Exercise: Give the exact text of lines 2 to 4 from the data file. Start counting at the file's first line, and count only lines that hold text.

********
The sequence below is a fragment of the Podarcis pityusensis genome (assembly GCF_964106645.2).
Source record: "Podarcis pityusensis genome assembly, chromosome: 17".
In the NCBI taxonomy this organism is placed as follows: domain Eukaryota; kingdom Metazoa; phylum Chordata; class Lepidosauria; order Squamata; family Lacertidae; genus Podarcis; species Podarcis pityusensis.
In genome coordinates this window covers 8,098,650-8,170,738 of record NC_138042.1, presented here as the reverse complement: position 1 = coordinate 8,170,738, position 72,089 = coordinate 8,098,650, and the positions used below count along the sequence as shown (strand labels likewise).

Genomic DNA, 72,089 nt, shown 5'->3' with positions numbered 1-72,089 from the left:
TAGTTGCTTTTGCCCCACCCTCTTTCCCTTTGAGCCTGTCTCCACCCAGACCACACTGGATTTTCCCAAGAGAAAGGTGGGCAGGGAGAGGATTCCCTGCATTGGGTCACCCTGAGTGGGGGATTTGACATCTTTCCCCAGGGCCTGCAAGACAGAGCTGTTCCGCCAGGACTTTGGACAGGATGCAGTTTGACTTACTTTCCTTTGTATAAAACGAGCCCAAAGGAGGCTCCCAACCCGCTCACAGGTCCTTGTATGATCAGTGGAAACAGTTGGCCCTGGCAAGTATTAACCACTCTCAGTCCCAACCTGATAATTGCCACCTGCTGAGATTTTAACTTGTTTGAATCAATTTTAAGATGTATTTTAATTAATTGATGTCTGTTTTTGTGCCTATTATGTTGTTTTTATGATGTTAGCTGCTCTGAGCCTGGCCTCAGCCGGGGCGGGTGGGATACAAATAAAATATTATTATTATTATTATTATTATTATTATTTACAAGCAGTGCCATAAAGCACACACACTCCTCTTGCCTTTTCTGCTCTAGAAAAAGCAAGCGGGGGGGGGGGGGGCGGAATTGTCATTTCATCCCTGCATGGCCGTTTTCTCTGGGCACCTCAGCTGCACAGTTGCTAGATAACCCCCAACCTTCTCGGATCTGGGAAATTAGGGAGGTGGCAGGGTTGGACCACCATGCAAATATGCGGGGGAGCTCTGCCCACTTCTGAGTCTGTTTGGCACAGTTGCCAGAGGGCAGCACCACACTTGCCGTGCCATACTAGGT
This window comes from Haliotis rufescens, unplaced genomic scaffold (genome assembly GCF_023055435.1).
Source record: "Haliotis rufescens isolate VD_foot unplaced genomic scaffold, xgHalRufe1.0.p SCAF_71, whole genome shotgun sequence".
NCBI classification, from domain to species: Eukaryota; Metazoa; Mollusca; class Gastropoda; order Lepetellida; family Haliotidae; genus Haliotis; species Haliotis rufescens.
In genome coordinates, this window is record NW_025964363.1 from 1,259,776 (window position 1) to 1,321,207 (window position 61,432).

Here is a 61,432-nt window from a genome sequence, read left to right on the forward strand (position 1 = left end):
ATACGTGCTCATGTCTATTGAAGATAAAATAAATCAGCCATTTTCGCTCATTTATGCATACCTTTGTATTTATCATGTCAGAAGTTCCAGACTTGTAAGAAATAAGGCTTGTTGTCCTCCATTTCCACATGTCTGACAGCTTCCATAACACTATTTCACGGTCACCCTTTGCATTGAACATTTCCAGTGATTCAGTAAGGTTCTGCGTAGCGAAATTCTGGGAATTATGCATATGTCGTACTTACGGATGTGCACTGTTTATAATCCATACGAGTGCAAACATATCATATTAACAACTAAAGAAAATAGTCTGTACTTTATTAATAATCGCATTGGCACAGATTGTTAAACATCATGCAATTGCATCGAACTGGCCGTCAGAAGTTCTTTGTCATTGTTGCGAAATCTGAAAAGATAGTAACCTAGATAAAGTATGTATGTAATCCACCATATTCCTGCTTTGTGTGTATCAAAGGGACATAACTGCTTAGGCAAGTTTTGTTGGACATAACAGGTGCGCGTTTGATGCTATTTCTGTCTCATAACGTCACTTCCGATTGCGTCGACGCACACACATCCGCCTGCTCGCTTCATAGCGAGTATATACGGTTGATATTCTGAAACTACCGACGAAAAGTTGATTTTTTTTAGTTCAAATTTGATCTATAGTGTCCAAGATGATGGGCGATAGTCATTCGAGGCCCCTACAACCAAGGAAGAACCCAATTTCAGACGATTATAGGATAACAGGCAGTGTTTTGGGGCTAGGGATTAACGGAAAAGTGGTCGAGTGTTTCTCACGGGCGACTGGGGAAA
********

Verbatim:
Source record: "Podarcis pityusensis genome assembly, chromosome: 17".
In the NCBI taxonomy this organism is placed as follows: domain Eukaryota; kingdom Metazoa; phylum Chordata; class Lepidosauria; order Squamata; family Lacertidae; genus Podarcis; species Podarcis pityusensis.
In genome coordinates this window covers 8,098,650-8,170,738 of record NC_138042.1, presented here as the reverse complement: position 1 = coordinate 8,170,738, position 72,089 = coordinate 8,098,650, and the positions used below count along the sequence as shown (strand labels likewise).